A lot of people think if you want a hybrid, you have to look to a foreign manufacturer. But Ford has built full-fledged hybrid cars and SUVs for years now, and one of the most successful is the 2009-11 Ford Escape Hybrid. Based on Ford's smallest SUV, the Escape Hybrid retains all that is good about its gasoline powered cousin, but adds a hefty dose of high-tech know how both inside the cab and under the hood. Ford licensed some of Toyota's hybrid technology to build the Escape Hybrid, so the set up is fairly familiar. There are two power units beneath the hood: a small gasoline engine and an electric motor. The electric motor can power the car at speeds up to about 25 mph, at which point the gasoline engine takes over. The electric motor also assists the gas engine when quick bursts of power are required, such as when merging or passing slower moving vehicles. The result is a small SUV that gets better mileage in city driving (due to the preponderance of low-speed electric motor only driving) than it does on the highway and has total cruising range of just over 500 miles.

 

Why You Want It

The 2009-11 Escape Hybrid is appealing on many levels. Functionally, it's a small SUV that is easy to maneuver and park, yet offers up loads of interior space, with a roomy rear seat, tall roofline and a sizeable cargo hold. Environmentally, the Escape Hybrid consumes less fossil fuel, emits less green house gases, and even has seat fabric made from recycled polyester fibers that otherwise would have ended up in someone's landfill. Emotionally, the Escape Hybrid casts off the aloof hippy hybrid vibe in favor of the true blue American image of rugged individuality and go-anywhere spirit. Technologically, the Escape Hybrid is way cool, with such unique offerings as the SYNC voice activated communications and entertainment system and Active Park Assist, which can parallel park the vehicle for you. But, we should advise you that while the Ford Escape Hybrid's macho exterior says, "I'm all Ford truck," it can't actually tackle difficult off-road terrain. When equipped with the available four-wheel drive, however, the Escape Hybrid is readily capable of overcoming deep snow, loose gravel and unpaved dirt roads.

 

Notable Features & Options

The Escape Hybrid comes pretty well equipped. In addition to the obligatory power windows, locks and mirrors, the Escape Hybrid includes dual zone automatic climate control, an AM/FM/CD four speaker stereo with SYNC voice activated communications and entertainment system, steering wheel mounted controls for the audio and cruise control, remote keyless entry, fog lamps, 60/40 split rear seat, six-way power driver's seat, and 16-inch alloy wheels. The Limited version adds heated leather seats, heated side mirrors, a six-disc CD changer, the Reverse Sensing System, a power glass moonroof and additional chrome on the exterior. Standard safety features include front, front side-impact and side curtain airbags, anti-lock brakes and Ford's AdvanceTrac electronic traction and stability control with Roll Stability Control.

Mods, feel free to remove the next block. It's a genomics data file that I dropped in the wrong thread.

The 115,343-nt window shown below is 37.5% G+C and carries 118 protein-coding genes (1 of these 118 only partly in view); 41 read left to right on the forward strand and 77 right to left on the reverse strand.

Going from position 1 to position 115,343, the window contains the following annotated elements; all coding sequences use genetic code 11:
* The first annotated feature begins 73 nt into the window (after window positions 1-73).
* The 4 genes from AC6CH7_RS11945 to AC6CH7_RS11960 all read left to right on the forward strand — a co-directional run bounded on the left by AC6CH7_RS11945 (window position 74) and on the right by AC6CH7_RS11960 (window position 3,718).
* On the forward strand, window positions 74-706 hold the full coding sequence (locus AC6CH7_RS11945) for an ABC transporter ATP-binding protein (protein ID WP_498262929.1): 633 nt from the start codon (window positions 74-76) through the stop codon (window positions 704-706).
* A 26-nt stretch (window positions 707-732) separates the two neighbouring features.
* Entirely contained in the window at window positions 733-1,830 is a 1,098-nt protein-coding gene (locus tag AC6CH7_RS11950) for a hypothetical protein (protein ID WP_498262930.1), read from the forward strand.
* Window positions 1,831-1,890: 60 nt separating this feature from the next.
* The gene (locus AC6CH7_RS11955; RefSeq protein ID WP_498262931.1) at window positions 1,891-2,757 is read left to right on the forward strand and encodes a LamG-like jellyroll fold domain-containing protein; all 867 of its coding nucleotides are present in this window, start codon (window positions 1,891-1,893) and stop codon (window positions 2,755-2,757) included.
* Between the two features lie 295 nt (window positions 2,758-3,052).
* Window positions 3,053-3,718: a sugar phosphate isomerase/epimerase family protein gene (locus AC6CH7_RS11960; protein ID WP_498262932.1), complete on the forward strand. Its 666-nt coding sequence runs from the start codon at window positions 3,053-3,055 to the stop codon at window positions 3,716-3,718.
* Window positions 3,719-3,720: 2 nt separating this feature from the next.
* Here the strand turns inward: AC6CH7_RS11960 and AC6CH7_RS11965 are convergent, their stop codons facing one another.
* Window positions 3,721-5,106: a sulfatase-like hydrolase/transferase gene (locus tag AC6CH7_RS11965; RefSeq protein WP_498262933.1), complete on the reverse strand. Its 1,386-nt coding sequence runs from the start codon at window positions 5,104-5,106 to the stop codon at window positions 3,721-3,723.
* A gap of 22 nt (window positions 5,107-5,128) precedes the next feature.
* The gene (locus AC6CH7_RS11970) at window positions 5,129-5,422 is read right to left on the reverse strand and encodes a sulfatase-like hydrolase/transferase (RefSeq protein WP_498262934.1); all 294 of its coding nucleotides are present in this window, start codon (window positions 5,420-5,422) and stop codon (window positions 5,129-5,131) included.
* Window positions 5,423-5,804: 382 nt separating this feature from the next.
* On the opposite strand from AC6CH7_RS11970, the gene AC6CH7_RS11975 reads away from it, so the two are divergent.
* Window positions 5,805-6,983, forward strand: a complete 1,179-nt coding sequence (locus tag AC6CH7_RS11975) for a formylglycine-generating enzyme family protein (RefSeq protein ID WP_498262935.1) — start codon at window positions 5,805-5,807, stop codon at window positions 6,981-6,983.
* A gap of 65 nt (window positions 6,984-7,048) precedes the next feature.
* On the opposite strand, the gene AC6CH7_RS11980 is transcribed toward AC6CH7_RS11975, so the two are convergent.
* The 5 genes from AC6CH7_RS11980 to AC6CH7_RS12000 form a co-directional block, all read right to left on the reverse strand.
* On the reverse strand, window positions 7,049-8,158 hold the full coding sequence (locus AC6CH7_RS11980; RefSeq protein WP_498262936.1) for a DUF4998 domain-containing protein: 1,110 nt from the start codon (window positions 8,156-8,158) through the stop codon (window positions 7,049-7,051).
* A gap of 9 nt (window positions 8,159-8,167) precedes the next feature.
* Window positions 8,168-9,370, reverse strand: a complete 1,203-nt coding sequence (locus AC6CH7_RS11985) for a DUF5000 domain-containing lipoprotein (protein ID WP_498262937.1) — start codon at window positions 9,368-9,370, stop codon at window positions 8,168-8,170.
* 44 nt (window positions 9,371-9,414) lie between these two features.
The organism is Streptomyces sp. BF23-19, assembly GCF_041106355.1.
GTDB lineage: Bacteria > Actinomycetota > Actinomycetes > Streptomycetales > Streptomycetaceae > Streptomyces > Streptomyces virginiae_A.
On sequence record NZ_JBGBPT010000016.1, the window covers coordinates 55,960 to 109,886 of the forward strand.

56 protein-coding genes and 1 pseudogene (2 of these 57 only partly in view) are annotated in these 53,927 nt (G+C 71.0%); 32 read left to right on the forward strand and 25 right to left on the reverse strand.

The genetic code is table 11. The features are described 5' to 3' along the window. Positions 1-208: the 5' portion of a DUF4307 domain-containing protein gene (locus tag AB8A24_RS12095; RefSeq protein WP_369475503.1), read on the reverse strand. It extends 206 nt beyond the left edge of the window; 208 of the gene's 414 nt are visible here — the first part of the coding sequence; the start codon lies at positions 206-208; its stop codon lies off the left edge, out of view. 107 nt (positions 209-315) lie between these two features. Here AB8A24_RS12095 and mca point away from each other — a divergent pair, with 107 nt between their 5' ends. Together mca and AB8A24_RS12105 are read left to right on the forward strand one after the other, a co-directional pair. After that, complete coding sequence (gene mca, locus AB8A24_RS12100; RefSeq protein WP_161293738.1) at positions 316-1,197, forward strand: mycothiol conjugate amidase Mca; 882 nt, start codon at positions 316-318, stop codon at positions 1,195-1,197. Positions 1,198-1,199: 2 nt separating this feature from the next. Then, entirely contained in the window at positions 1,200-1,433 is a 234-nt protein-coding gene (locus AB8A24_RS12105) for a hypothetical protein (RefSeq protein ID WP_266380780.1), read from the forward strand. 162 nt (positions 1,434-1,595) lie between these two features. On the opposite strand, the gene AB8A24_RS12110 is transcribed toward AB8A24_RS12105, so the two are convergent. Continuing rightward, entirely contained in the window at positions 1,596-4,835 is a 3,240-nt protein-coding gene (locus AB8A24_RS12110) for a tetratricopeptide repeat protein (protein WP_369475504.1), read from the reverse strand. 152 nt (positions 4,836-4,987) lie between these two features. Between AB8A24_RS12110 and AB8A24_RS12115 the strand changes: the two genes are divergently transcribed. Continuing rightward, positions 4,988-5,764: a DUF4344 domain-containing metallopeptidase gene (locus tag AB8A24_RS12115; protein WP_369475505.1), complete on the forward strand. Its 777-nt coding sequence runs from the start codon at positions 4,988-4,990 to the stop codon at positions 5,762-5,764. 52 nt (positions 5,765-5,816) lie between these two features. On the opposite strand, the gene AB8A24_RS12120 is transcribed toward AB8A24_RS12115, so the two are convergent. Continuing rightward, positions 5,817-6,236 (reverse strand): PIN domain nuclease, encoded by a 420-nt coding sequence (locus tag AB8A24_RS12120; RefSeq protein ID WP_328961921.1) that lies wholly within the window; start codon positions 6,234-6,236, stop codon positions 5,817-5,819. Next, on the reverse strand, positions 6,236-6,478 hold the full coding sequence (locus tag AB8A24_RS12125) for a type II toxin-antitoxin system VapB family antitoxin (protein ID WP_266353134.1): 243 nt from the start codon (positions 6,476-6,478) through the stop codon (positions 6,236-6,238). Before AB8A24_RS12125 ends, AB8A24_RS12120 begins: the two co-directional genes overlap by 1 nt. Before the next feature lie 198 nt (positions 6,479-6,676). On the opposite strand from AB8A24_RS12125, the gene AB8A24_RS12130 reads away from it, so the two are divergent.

The 2010 and newer models offer even more neat stuff, such as parallel park assist, MyKey programmable key fob (lets you set limits on the top speed and radio volume so the teenagers don't get into trouble), a rearview camera, blind-spot side view mirror within a mirror, and an upgraded SYNC system with Traffic, Direction and Information. Other options of note include navigation, integrated side steps, and Intelligent four-wheel drive.

 

Model Milestones

2009: Although the 2008 model looks the same as the 09, it still has the 2007 car's older suspension, engine and steering setup. 2009 marks the first year with the new 2.5-liter engine, as well as improved steering and suspension calibrations. The Limited trim is also new for 2009.

2010: New features offered on the Escape Hybrid include an integrated blind spot mirror, MyKey programmable key fob, Active Park Assist, rearview camera and an updated SYNC system with Traffic, Directions and Information.

2011: HD radio is added to the available navigation radio.

 

Engines and Performance

A 153-horsepower 2.5-liter Atkinson cycle engine paired with a 94-horsepower electric motor powers the Escape Hybrid. When both are engaged, the Escape Hybrid's combined horsepower rating is just under 250 horsepower, which allows it to accelerate, pull and cruise like a robust V6! For around town cruising or at speeds lower than 25 miles per hour, the electric motor does all the work, allowing you to cruise without burning a single drop of fuel or emitting pollution from the tail pipe. The Escape Hybrid even features an electronic CVT (continually variable transmission) for maximum fuel economy and an electric air conditioning compressor (as opposed to a belt driven unit) so that the gasoline engine can remain shut down while the air conditioning is on. Beneath the Escape Hybrid's rear floor is a 330-amp nickel metal hydride battery that is recharged either by the gasoline engine or by regenerative braking. Regenerative braking is the process where by the engine and generator help with braking, recapturing energy otherwise lost and sending it to the battery pack.